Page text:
Their Country Needed Them

International Connections Of Wolves Group

Bobby Thomson, watched by Dave Woodfield, being treated at Wolves.

With England tonight playing their final competitive game before next summer’s European Championships finals in Germany, we turn the spotlight on some Molineux-related international morsels – and a snippet of geographical interest.

The Group C winners are in Skopje for the return meeting with North Macedonia but Wolves players of a certain age will remember the host city as being one of their ports of call on a post-season tour in 1970 when the territory was known as Yugoslavia.

Bill McGarry’s men were well beaten there during a three-game trip that gave them time for a sobering visit to see the monuments to 1,000 victims of an earthquake in the region seven years earlier.

Bobby Thomson, who had left Wolves by then, faced the Yugoslavs at international level in a narrow under-23s home win at Southampton in November, 1965, two months after he was part of the Wanderers side embarrassed 9-3 at The Dell in the early weeks of the Second Division season.

The Smethwick-born full-back amassed a then-record 15 caps for the under-23s, with whom he had a close-up of Alan Ball and Nobby Stiles in the months leading up to the 1966 World Cup finals.

There was a down-side to his naming as skipper of the team before the game against Czechoslovakia at Leeds on April 7, 1965, though. It confirmed his omission from the senior team for the clash with Scotland three days later and represented the end of his career at the highest level after eight caps.

Among the big-hitters Thomson captained at Elland Road, apart from Ball, were Tommy Smith, Martin Chivers and Mick Jones.

We were reminded at the Steve Daley tribute night on Thursday that the midfielder at one point thought he might have been joining Ipswich to link up with Bobby Robson.

The manager – destined to run the national side for eight years – had also been interested in Les Wilson some seasons previously and mused with the later Wolves man over an Ipswich midfield of Brian Talbot, John Wark and Daley when bumping into him in the lift on the England B tour of the Far East and Australasia in 1978.

Also on that long trip were John Richards, Mel Eves and Manchester City keeper Joe Corrigan, who joined the large number of former Wolves players present at the Mount Hotel in Tettenhall four nights ago.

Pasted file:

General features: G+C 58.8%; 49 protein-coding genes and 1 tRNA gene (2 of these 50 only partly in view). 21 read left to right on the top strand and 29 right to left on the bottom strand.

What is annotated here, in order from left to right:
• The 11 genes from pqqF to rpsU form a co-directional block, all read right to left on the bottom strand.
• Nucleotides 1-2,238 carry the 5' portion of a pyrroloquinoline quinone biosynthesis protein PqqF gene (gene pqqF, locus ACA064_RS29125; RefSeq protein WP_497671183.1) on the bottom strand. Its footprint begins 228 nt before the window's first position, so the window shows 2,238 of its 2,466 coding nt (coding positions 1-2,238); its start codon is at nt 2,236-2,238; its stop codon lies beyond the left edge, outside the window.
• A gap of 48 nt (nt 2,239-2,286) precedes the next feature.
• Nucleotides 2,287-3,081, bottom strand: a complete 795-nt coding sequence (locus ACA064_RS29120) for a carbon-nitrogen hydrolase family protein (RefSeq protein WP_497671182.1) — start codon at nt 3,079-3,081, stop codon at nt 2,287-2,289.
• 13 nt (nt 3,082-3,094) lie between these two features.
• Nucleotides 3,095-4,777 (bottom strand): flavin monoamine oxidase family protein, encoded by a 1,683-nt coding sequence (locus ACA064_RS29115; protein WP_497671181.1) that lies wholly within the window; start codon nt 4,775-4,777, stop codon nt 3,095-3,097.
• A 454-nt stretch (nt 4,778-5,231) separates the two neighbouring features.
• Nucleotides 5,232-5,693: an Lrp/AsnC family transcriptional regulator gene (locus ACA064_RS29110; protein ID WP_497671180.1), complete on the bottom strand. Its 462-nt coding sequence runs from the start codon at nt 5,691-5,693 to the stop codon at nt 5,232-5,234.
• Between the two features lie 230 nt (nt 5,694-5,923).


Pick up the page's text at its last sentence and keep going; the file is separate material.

Moving down the age scale, the Molineux trio of Wayne Clarke, John Humphrey and Craig Moss were called up by Brian Clough and Peter Taylor to an England youth team get-together at Lilleshall early in 1978-79, followed by a tournament in Las Palmas.

And what about this for an obscure and somewhat misleading titbit? The first three names on the team sheet for an England v Denmark youth international game at Coventry in March, 1980 were ones all associated with Wolves: Mark Kendall, Mick Bennett, David Barnes.

Bennett arrived at Molineux from Bolton in the summer of 1983 but played only eight games here – all in a row in the no 3 shirt from the start of October – before moving to Cambridge.

David Barnes during the renaissance years at Molineux.

Barnes had not played in the Sky Blues first team at the time of this comprehensive four-goal European Championships qualifying victory and was transferred to Ipswich before being brought to these parts by Tommy Docherty in 1984 at the start of a stay of more than 100 appearances.

Which brings us to the last line of defence in a side also including Gary Mabbutt, Mark Hateley and captain Paul Allen. Kendall is listed as being a Tottenham player, as per the entertaining Welshman we came to know well, but we suspect an error……

This must have been the other keeper of the same name – the one born in Nuneaton and twice an FA Youth Cup finalist with Villa.

And, in closing this piece, we refer to the fact that Steve Bull – given his England debut by Bobby Robson while still a Third Division player – signed for Wolves, along with Andy Thompson, 37 years ago today.


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